Posted by: Louise | March 31, 2012

and what about the kids?

Special delivery for Mum.

I am at work, my back to the room and the Little Boy Racer who is (im)patiently waiting for me to finish up for the Easter break. Today has been a finely tuned juggle of parentlng and Open Day – pulled off with an efficiency that has impressed even me.

A glass of sparkling water is placed beside me on the desk and a small pair of hands reach up to my shoulders and start massaging. I love this boy. I love his love, his little hands. I love that he would think of what is undoubtably such a perfect Friday evening special delivery. I love this boy.

A few weeks ago his teacher sat us down. Well you know what I want to talk to you about…. We didn’t. He struggles to stay on task. He is starting to fall behind. He works best lying on his belly on the ground because then he doesn’t get distracted. She is concerned. We do not recognise the child she is talking about. Well we do, but that is our other son, the Astro child, not the Little Boy Racer.

The Little Boy Racer recognised letters at the age of two, counted backwards from 20 for fun before he ever started school. This boy was our little academic. Would we think of  having him assessed by an Occupational Therapist she asked? K and I stagger out the door.

Our youngest child has a temper, except he’s not our youngest is he? The LBR blows his fuse every single day. Something happens and he is thrashing or crying or both. More often than not the something is imperceptible to us, but not (obviously) to him. Use your words, Sweetheart. Ask us for help. But the frustration overwhelms him. It never happens in school.

It’s not that we wouldn’t bring him to an OT. We have gone that route with the Astro Boy. I am a great believer in occupational therapy. How did I not notice that the LBR couldn’t stay on task? Was falling behind?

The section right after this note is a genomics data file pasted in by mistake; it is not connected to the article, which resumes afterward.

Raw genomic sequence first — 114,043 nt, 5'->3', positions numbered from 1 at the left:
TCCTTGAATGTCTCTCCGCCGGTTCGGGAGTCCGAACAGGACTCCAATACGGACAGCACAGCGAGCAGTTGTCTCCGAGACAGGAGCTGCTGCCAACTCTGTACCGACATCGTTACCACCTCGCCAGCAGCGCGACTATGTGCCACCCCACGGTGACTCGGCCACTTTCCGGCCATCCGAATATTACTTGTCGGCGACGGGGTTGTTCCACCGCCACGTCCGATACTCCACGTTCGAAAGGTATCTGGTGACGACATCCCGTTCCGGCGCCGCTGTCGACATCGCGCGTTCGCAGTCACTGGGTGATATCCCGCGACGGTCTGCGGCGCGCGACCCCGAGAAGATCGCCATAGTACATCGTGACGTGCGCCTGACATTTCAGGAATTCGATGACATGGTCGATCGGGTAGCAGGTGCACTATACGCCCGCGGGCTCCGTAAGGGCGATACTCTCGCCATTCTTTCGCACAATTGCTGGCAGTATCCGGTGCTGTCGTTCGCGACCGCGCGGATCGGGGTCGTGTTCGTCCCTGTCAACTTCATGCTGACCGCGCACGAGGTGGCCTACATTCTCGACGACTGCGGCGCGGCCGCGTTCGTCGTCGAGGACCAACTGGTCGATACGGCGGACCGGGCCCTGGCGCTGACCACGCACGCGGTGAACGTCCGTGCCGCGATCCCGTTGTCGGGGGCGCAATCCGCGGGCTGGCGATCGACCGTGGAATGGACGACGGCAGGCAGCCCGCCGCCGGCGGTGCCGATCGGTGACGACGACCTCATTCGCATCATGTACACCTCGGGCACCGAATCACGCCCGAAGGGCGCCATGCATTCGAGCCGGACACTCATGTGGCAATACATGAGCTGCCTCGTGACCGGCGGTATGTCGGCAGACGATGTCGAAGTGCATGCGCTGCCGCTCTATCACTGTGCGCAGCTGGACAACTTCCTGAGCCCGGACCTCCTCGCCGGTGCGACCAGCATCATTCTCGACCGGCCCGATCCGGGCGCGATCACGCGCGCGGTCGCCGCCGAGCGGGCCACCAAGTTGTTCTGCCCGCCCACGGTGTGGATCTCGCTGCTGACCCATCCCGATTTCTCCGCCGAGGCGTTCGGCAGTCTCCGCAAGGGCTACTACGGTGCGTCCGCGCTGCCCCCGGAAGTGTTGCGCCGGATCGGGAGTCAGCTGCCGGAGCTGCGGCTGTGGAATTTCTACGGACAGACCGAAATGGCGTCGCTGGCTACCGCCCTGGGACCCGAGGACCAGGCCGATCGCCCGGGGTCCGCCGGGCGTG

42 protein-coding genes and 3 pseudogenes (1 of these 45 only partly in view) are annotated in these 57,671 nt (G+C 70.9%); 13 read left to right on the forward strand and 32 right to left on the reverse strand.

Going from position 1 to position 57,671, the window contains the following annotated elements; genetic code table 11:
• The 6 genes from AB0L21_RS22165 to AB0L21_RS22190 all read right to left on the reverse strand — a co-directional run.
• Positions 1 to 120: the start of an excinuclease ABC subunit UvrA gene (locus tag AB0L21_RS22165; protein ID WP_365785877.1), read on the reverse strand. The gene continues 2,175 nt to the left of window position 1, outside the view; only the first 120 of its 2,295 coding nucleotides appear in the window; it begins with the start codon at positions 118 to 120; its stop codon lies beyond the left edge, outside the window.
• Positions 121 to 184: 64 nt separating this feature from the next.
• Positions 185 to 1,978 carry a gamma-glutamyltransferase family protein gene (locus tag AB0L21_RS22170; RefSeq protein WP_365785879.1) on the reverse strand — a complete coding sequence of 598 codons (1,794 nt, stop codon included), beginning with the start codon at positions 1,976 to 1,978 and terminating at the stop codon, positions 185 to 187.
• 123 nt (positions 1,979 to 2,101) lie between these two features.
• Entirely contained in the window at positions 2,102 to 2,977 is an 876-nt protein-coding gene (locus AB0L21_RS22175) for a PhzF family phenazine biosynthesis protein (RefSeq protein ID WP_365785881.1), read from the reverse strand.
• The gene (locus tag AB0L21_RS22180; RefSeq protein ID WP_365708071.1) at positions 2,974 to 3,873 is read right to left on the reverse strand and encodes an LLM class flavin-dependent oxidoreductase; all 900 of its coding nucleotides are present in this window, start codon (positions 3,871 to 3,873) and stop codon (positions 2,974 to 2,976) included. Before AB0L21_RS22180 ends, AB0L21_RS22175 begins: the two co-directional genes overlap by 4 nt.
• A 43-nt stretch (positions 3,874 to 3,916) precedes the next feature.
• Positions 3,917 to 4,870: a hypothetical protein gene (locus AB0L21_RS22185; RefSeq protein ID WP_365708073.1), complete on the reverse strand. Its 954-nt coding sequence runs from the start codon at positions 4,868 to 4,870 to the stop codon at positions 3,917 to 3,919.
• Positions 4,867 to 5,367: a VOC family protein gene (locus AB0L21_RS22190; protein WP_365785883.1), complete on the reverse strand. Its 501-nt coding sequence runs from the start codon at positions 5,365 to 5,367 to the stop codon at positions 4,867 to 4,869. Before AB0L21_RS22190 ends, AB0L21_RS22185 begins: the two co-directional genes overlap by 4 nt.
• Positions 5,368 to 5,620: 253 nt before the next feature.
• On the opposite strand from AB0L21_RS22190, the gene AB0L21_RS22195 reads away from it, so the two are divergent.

We were going to bring him to a therapist, a colleague of mine. She suggested cranio-sacral work first. We tried it – gave it a chance – but the LBR is still frustrated. And now his teacher says he is falling behind. OT assessments aren’t cheap. Neither is therapy. What about Barnardo’s? a friend suggests. They offer bereavement counselling to children.

I filled out the referral form the other day. When did the anger start? The winter after Laura died…..

***

These days they fight a lot. They call each other names. They pinch and hit and thrash and play contentedly together and laugh and then reduce each other to tears.

The LBR’s eczema has flared up. He’s been clear for months and months. What has changed for you LBR? I wonder out loud. It is usually stress induced. A day later I remember that we are in the middle of packing our entire house into boxes so we can clear the house for the builders to move in.

What else do I not see that is blindingly obvious?

What about the kids? They have been happier. They have been more contented. But so too have their parents.

Did they know about the baby?

That ‘baby’ was their sister. They felt her growing. They anticipated her with love and longing, just the same as K and I. They had plans for her too. Since Laura died both Astro Boy and the Giraffe Princess have seen their best friends’ families extended by surprise babies.

What about the kids? A sure they’re grand.

We, none of us, are grand. We are doing ok, thank you, but we are not grand.

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Responses

  1. You are doing the best you can.. and I am thinking of you. All of you. xo

  2. Just want to echo Leslie’s thoughts.
    xo

  3. Oh Louise. I can’t really understand, I can only imagine. Because my two won’t know their sister. Well, perhaps J? But not like Astro Boy, Giraffe Princess and LBR knew Laura.

    My heart ached for you and K staggering out of that door. And sometimes it is the blindingly obvious that is hardest to see.

    Love from another family doing ok but not grand.

  4. I understand the not grand. The life going forward, and still – the not grand.

    Thinking of you all,

    Cathy in Missouri


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